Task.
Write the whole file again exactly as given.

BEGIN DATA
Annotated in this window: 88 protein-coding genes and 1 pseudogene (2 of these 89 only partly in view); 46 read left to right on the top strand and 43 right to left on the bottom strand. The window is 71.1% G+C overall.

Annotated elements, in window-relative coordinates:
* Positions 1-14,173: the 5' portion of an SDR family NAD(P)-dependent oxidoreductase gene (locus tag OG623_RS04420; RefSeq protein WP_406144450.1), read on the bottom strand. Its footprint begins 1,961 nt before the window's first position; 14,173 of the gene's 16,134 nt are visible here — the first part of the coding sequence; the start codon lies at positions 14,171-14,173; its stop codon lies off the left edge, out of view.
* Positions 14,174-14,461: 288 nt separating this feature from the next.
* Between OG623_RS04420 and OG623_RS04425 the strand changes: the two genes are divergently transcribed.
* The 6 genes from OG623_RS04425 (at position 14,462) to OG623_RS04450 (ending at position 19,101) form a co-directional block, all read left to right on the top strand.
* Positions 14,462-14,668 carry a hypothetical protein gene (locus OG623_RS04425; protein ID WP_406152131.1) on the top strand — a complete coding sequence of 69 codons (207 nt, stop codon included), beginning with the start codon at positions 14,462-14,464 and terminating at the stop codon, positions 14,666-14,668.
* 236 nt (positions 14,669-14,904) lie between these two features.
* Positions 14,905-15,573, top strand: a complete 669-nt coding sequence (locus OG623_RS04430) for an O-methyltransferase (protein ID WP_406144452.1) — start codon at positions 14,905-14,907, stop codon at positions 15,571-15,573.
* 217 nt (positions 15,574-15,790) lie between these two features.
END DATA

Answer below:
Annotated in this window: 88 protein-coding genes and 1 pseudogene (2 of these 89 only partly in view); 46 read left to right on the top strand and 43 right to left on the bottom strand. The window is 71.1% G+C overall.

Annotated elements, in window-relative coordinates:
* Positions 1-14,173: the 5' portion of an SDR family NAD(P)-dependent oxidoreductase gene (locus tag OG623_RS04420; RefSeq protein WP_406144450.1), read on the bottom strand. Its footprint begins 1,961 nt before the window's first position; 14,173 of the gene's 16,134 nt are visible here — the first part of the coding sequence; the start codon lies at positions 14,171-14,173; its stop codon lies off the left edge, out of view.
* Positions 14,174-14,461: 288 nt separating this feature from the next.
* Between OG623_RS04420 and OG623_RS04425 the strand changes: the two genes are divergently transcribed.
* The 6 genes from OG623_RS04425 (at position 14,462) to OG623_RS04450 (ending at position 19,101) form a co-directional block, all read left to right on the top strand.
* Positions 14,462-14,668 carry a hypothetical protein gene (locus OG623_RS04425; protein ID WP_406152131.1) on the top strand — a complete coding sequence of 69 codons (207 nt, stop codon included), beginning with the start codon at positions 14,462-14,464 and terminating at the stop codon, positions 14,666-14,668.
* 236 nt (positions 14,669-14,904) lie between these two features.
* Positions 14,905-15,573, top strand: a complete 669-nt coding sequence (locus OG623_RS04430) for an O-methyltransferase (protein ID WP_406144452.1) — start codon at positions 14,905-14,907, stop codon at positions 15,571-15,573.
* 217 nt (positions 15,574-15,790) lie between these two features.